The reality is that most Ed-Tech companies were never very good marketers in the sense of advertising and content marketing.  They were good at running large sales operations.  Built in to the psyche of many company leaders is a go-to-market budget heavily weighted in people.  This is despite the fact that pretty much everyone knows the rise of social media advertising has made Facebook and Google behemoths economically.  Industry-specific media in Ed-Tech also reaches millions of the decision makers in schools and districts but struggles with prospective client companies in the “prove it works” mindset about advertising.  Why on earth would media have to prove it?  To my view, it’s just too, too obvious that educators and administrators are not only reading online content but acting on it.  The proof is in Learning Counsel’s own growth to 215,000 readers in a very short couple of years, with stats showing long reading time spent on our site.  Powerful District leaders show up in every city for our Discussion events.  It makes sense that any media company holding the neutral ground between the buyers and sellers of Ed-Tech things getting decision makers to come out for long meeting is providing something of immense value.  Context has value, promotional messages have value, leaders want this while they try to reimagine schools.  Why would they want to have endless individual meetings with the thousands of reps calling on schools from more than 7,000 curriculum companies plus all the hardware, network and other Ed-Tech? The fact is, media does work. 

The few over-worked marketing folks in Ed-Tech companies get held accountable for making revenue connect to marketing.  This is no easy thing, especially if you believe that a “lead” must be someone either with an existing interest in your product or an approved order in hand.  Being just a shopper, someone who has gravitated to an issue around which your product has a solution, is often not enough for the “must generate revenue” crowd, but it should be.  Why would generating revenue be marketing’s job anyway, when the job of sales is conversion-of-interest to closed deal and continuing relationship?  It would only be marketing’s job if you define marketing as sales and not marketing.  Marketing promotion means to make something well known and well thought of.  That’s it, that’s what it does.  Unfortunately, it’s the most missing thing in Ed-Tech companies.  

If you don’t believe in air cover for the sales troops, like fly-over pamphlet propagandizing that blankets the land with super positive content to open doors, a.k.a. advertising, then sales people have to be the “all” with hand-to-hand combat.  They have to be the marketer drumming up interest with people who’ve never heard of the company or product, then the handler-of-objections, then the closer.  They’re supposed to be “relationships creators” in a land where long-term repeatable sales are highly unlikely with all the competition and turnover in software, not to mention the defection from textbooks creating unbelievable churn in loyalty. You have to have a whole lot of sales staff to pull that off.  You will need less sales people if they are swamped with so much interest being driven in by good marketing that the sales job is entirely handling objections and closing.   Any salesperson without terrific volumes of marketing backing them up should be protesting loudly because their job is a whole lot harder without it.  Personally, if I had to be a sales rep, I would refuse to work for a company without a hot marketing division that is hopefully twice as big as the sales department.  The accountability should be total volumes of people reached, total varied campaigns, quantities of support documents for field reps to use, ads created, social media traffic and more.  Marketing is about accumulating many touches to make sales more efficient.  It should carry the biggest cost line-item in the go-to-market effort.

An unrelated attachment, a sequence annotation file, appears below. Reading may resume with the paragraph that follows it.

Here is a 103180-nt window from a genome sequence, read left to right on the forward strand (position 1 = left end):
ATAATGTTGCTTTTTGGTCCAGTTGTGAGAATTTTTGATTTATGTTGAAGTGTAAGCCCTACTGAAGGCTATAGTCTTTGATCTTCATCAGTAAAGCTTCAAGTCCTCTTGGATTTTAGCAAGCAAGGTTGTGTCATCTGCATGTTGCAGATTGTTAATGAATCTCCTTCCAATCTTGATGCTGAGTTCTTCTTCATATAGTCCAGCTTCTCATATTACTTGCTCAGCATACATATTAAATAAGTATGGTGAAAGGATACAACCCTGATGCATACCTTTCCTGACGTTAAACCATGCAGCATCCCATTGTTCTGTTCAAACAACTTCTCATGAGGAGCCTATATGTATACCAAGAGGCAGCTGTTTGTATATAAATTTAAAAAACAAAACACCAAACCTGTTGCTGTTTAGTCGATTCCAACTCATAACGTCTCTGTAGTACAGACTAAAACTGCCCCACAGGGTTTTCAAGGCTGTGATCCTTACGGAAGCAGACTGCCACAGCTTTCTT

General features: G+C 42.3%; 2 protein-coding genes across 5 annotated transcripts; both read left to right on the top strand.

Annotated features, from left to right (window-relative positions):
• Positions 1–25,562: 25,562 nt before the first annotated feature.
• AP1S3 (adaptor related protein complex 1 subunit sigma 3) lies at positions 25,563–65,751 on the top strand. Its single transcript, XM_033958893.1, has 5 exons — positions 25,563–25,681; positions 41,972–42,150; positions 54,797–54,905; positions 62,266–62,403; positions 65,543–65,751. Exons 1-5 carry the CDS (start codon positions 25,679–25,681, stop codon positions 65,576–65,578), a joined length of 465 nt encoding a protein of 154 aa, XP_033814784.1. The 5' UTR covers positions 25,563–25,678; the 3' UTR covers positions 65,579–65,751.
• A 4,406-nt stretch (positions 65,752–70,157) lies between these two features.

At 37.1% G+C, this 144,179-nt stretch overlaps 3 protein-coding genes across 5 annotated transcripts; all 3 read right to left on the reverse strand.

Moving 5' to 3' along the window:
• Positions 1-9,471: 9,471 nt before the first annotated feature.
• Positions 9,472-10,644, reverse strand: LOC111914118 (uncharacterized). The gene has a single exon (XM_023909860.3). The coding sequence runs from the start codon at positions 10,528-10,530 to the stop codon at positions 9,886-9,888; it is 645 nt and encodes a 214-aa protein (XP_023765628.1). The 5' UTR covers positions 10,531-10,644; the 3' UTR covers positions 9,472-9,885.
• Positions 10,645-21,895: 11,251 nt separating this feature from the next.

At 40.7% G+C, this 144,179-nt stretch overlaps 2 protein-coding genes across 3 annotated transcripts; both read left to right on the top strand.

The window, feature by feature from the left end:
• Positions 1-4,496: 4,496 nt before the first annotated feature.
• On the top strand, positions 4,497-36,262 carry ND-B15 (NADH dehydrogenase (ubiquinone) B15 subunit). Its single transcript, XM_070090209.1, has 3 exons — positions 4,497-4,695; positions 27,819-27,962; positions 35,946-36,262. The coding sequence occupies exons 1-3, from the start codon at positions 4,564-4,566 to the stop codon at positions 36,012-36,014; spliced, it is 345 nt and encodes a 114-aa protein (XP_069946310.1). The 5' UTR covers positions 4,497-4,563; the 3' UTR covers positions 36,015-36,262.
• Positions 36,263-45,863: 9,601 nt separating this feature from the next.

Only a leader bent on making the building of their company extremely hard work would deny good quality promotion.  They might even advocate for poor quality or quantity of marketing so that they can destroy all opinions of the need for it and continue to defend the old sales-centric ways since that is what they know.  I find this so remarkable in Ed-Tech companies where everyday they are advocating for change by their clients but haven’t changed some of their own fundamental constructs.

Face-to-face meetings for sales people with administrators, just like face-to-face meetings for a teacher with student, are made more relevant for all parties when a lot of data has already been transacted.   A teacher who knows something about how the student has been progressing, makes quality decisions to personalize for that student.  When a school administrator already knows a lot about what the purpose and features of a product are all about, they can proceed directly to price and performance issues.  Who wants to grant an investigatory meeting, or even take a phone call if it lacks specific purpose? 

All of 2017, the Learning Counsel talked to schools about the new value proposition in our culture being time.  People want to save time.  Time is our highest value now, even more than money or fancy things.  It’s the why behind Amazon and Google success.  Time equals quality experience, something you don’t get to have if all you do is work or rush back-and-forth to someplace, spending your life in transit, stressed.  On-demand information, seeing a promotional message while in the course of viewing usual news feeds or searches on a topic.   These are the new, more acceptable, entrance points. 

All Ed-Tech companies are built on an idea, the idea that made their product.  Ideas can permeate and bring total change.  Ideas, not skirmish wars, mark the forward progress of mankind.  Battle analogies notwithstanding, good ideas deserve good promotion to achieve sales.  We do live in the age of instantaneous idea-distribution, so the models of making something happen through direct physical contact are mutating to follow that.  We do not even fight wars anymore with all hand-to-hand combat.   If you lead on the physical plane only, you are failing to lead. 

Your school risks its survival if you are not leveraging your humans with a full arsenal of tech in the direction of true personalization.  Your company has an overly weighty sales structure if your go-to-market is primarily human-to-human. 

Be the change you want to see in the world.